Winnipeg plans to reduce harmful emissions into the atmosphere through the introduction of electric vehicles

Winnipeg plans to reduce harmful emissions into the atmosphere through the introduction of electric vehicles

Winnipeg City is exploring the possibility of switching to electric transport to reduce harmful emissions into the atmosphere from its fleet of 2200 vehicles.

Two electric cars Chevrolet Bolt were purchased and now the possibilities of their use and the possible benefits from this are being studied. Also, the city submitted a request for the installation and maintenance of two stations for fast-charging with a deadline until February 21.

"Support for electric vehicles is a tremendous opportunity to demonstrate city leadership in reducing the corporate carbon footprint as well as supporting the adoption of electric vehicles in the community," the proposal states. Now, 26% of the total greenhouse gas emissions in Winnipeg come from the municipal fleet.

Shortly before that city council's public works committee announced that it intends to acquire up to 20 electric buses, but at the moment the city does not even have its own charging stations.

"I think it's terrific that the city of Winnipeg is … looking to go ahead and provide some leadership, provide an example for other municipalities and to all of us as Manitobans, that battery electric vehicles are the way to go," said Robert Elms, the Manitoba Electric Vehicles Association president. He also noted that his organization recommended the city to place Level 3 charging stations 2 years ago.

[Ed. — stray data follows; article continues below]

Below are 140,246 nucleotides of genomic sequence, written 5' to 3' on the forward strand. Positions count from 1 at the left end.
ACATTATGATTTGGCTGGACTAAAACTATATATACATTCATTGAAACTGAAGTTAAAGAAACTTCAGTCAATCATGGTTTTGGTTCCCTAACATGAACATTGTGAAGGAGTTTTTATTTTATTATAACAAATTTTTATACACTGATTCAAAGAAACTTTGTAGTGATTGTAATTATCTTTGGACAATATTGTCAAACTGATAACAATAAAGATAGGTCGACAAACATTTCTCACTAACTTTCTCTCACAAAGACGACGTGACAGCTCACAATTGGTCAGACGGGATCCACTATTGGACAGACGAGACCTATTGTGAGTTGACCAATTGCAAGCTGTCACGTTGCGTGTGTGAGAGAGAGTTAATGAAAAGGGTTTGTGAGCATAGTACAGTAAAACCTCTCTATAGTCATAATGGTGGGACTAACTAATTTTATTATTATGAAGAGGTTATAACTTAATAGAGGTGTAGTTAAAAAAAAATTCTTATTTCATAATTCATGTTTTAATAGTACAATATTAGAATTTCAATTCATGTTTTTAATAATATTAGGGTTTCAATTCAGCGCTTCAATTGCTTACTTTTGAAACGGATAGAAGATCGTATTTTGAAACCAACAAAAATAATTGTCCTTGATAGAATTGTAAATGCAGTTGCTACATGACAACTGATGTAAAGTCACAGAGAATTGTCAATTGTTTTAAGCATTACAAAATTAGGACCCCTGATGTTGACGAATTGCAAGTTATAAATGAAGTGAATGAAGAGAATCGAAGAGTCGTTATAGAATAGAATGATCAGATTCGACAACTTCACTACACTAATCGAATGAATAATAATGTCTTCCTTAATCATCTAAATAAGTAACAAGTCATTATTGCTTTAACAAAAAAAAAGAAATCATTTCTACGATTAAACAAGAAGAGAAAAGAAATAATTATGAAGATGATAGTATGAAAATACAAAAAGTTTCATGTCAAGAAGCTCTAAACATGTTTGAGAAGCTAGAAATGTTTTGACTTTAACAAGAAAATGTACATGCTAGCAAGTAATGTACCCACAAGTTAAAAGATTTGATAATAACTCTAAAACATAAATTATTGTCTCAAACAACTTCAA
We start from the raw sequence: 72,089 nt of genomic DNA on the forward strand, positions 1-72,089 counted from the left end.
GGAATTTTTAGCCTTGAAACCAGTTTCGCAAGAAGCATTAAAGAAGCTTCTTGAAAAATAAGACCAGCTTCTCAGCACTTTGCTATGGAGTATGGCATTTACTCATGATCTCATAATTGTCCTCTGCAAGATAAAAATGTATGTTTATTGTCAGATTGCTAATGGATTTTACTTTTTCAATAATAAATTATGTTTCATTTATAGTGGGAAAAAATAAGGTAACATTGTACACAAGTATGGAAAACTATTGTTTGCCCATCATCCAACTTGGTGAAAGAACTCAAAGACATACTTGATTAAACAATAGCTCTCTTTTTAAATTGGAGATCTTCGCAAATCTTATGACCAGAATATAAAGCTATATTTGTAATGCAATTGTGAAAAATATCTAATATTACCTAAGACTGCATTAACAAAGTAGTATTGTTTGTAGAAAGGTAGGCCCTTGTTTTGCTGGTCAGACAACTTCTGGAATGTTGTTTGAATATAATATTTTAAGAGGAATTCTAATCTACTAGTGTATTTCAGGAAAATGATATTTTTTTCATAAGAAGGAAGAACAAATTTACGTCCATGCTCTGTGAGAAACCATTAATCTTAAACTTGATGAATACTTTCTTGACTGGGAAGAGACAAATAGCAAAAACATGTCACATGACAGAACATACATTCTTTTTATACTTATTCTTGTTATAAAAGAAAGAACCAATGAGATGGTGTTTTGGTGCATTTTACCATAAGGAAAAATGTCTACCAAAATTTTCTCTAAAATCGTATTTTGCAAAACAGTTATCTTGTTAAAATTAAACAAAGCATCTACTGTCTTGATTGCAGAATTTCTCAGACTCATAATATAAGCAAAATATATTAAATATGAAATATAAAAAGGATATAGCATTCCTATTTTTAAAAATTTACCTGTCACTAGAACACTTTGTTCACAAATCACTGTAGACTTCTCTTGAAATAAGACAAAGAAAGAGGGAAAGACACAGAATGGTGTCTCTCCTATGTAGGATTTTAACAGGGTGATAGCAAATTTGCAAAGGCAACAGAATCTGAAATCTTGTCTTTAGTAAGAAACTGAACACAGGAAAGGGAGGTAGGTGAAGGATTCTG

Despite the delight of the fact that the city took up the problem of harmful emissions, Elms identified 3 main problems that may arise during the installation of stations.

The first concerns their power. The city plans to install 50kW stations. “That might be OK for most electric cars today”, Elms said. “In the next few years there will be more electric vehicles on the market that can handle 100 kW or more”, he added. “That is why city should ensure the stations are scalable and can adapt to new innovations.”

Elms also highlighted the problem with the possible unsuccessful location of stations. In his opinion, now the location of the stations in Winnipeg in particular and in Manitoba as a whole makes traveling over long distances simply impossible and this problem must be solved.

The third problem about which Elms is concerned is the availability of stations for city inhabitants. “All electric vehicle owners should have access to them if the city really wants to spur adoption of the technology,” he said.

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